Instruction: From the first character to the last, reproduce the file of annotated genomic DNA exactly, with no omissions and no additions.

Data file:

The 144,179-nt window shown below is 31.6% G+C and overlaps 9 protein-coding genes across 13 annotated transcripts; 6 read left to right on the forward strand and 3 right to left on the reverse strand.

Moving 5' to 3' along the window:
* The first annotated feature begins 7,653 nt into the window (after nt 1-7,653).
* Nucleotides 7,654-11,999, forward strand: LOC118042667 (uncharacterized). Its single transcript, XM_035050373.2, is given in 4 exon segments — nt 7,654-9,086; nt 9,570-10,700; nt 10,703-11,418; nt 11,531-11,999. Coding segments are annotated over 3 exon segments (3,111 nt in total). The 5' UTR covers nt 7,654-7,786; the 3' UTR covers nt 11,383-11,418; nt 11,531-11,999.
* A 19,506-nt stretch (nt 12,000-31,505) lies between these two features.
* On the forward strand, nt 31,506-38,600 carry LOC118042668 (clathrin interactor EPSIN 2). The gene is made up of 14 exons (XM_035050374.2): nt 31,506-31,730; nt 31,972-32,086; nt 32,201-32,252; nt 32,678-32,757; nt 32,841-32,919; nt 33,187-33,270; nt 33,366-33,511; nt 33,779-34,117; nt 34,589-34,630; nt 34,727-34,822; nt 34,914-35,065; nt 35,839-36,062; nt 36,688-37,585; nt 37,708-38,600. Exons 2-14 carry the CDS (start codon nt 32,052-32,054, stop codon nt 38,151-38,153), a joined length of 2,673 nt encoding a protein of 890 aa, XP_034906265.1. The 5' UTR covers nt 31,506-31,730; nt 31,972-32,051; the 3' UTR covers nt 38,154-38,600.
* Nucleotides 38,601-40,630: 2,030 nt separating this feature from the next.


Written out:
The 144,179-nt window shown below is 31.6% G+C and overlaps 9 protein-coding genes across 13 annotated transcripts; 6 read left to right on the forward strand and 3 right to left on the reverse strand.

Moving 5' to 3' along the window:
* The first annotated feature begins 7,653 nt into the window (after nt 1-7,653).
* Nucleotides 7,654-11,999, forward strand: LOC118042667 (uncharacterized). Its single transcript, XM_035050373.2, is given in 4 exon segments — nt 7,654-9,086; nt 9,570-10,700; nt 10,703-11,418; nt 11,531-11,999. Coding segments are annotated over 3 exon segments (3,111 nt in total). The 5' UTR covers nt 7,654-7,786; the 3' UTR covers nt 11,383-11,418; nt 11,531-11,999.
* A 19,506-nt stretch (nt 12,000-31,505) lies between these two features.
* On the forward strand, nt 31,506-38,600 carry LOC118042668 (clathrin interactor EPSIN 2). The gene is made up of 14 exons (XM_035050374.2): nt 31,506-31,730; nt 31,972-32,086; nt 32,201-32,252; nt 32,678-32,757; nt 32,841-32,919; nt 33,187-33,270; nt 33,366-33,511; nt 33,779-34,117; nt 34,589-34,630; nt 34,727-34,822; nt 34,914-35,065; nt 35,839-36,062; nt 36,688-37,585; nt 37,708-38,600. Exons 2-14 carry the CDS (start codon nt 32,052-32,054, stop codon nt 38,151-38,153), a joined length of 2,673 nt encoding a protein of 890 aa, XP_034906265.1. The 5' UTR covers nt 31,506-31,730; nt 31,972-32,051; the 3' UTR covers nt 38,154-38,600.
* Nucleotides 38,601-40,630: 2,030 nt separating this feature from the next.